Wednesday 14 June 2023

Key to Project Success | The Art of Over-Communication


Project Success

The One Key Thing That Leads to Project Success. Want to know a secret? A secret that I’ve harnessed from years of delivering projects across many countries.


What’s the ONE key thing that leads you to project success?


To find out, I rounded up a group of ten project managers whom I know quite well. Yes it’s a small sample size, but it’ll do for this little exercise.


I asked them what ONE important thing, in their opinion, leads to project success.


You know what I found out?


1. It’s All About Communication!


Well, from their responses, the most important thing that maximizes your chances of project success is communication.


Sure, there are other factors like scope management, realistic expectations, and senior management support – all of which stand out.


But communication – across all project team members and stakeholders – is clearly the most important key to success.


Get communication right, and you’re home free.


Get communication wrong and be prepared to be another project failure statistic.


In fact, I’d even say you should OVER-communicate as a project manager.


Don’t just communicate. OVER-communicate.


2. You Need to Over-Communicate


Now, what is over-communication?


Definition: Over-communication is the act of communicating more frequently than necessary to get your message across to another individual.


It sounds annoying – some would even say it amounts to nagging.


But you heard me right – if you learn to over-communicate, you will win the project delivery race.


Why do you over-communicate?


You over-communicate so that you broadcast project statuses to team members, your users, and stakeholders.


Why? Because people – especially users and stakeholders – forget about the project. They forget a lot of things. Like what the project is for. What kind of information do they need to provide for the project. What role do they play.


You see, a stakeholder usually has a million things on his or her mind. Your project could be just one of those things. You need to over-communicate to ensure that your project stays in the stakeholder’s radar.


If the stakeholder is not aware of what’s happening in your project and how he or she can play a role, do you think they will actively assist you?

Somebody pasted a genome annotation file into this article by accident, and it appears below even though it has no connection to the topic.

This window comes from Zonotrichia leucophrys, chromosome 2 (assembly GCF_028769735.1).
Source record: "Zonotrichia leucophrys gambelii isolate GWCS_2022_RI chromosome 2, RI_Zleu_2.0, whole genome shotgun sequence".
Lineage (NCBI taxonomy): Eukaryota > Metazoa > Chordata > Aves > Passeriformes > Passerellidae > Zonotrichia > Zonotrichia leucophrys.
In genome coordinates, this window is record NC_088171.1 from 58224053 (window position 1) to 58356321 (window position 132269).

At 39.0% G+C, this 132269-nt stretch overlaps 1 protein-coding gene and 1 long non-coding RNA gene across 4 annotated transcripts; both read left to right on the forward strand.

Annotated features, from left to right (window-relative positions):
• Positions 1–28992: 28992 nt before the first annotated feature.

No! You have to involve them and keep them updated. Treat them like a project team member.


But your communication to them cannot just happen once a week or once a month. For the ground level personal, I’d encourage you to communicate at least once every day.


That’s how some of the best consulting firms do it. Their project teams do a “huddle” at the end of the day for a quick status update from everyone.


If you do this, you may over-communicate, but you always ensure important messages are passed to everyone.


For more senior level management, try to communicate at least once a week with them. Leaving it to Be Steering Committee meetings that only meet once a month or less frequently will be a project risk, in my opinion.


2. Who Do You Communicate With?


As a project manager, it is important to have a list of people whom you need to publish information to on a regular basis.


Some project managers maintain a “Communication Plan” which shows who are the people who should be kept informed of the project status, when they should be informed and how often. Are they informed face-to-face in a meeting, or through email or a phone call?


In my opinion, the important folks you have to communicate with are:


  1.     Stakeholders
  2.     Team Members
  3.     Bosses
  4.     Vendors


Stakeholders – those who have a vested interest in your project – need to be kept up to speed on your progress. If your schedule is slipping, you need to inform them, so they don’t get surprised when the due date has arrived and your project is still not delivered.


Your team members and bosses, as well as vendors – also need to be kept in the loop. On the boss side of things, my advice is to find a boss you trust and keep communication channels wide open between you and him / her. Only that way can you work together as a team to ensure the project is delivered.


Case Study: I once worked in a core banking project in Malaysia. My boss was sitting in Singapore, and I found it very difficult to constantly keep him updated on project progress. Our interactions would consist of 5-to-10-minute phone calls maybe once or twice a week. Which I think is NOT ENOUGH!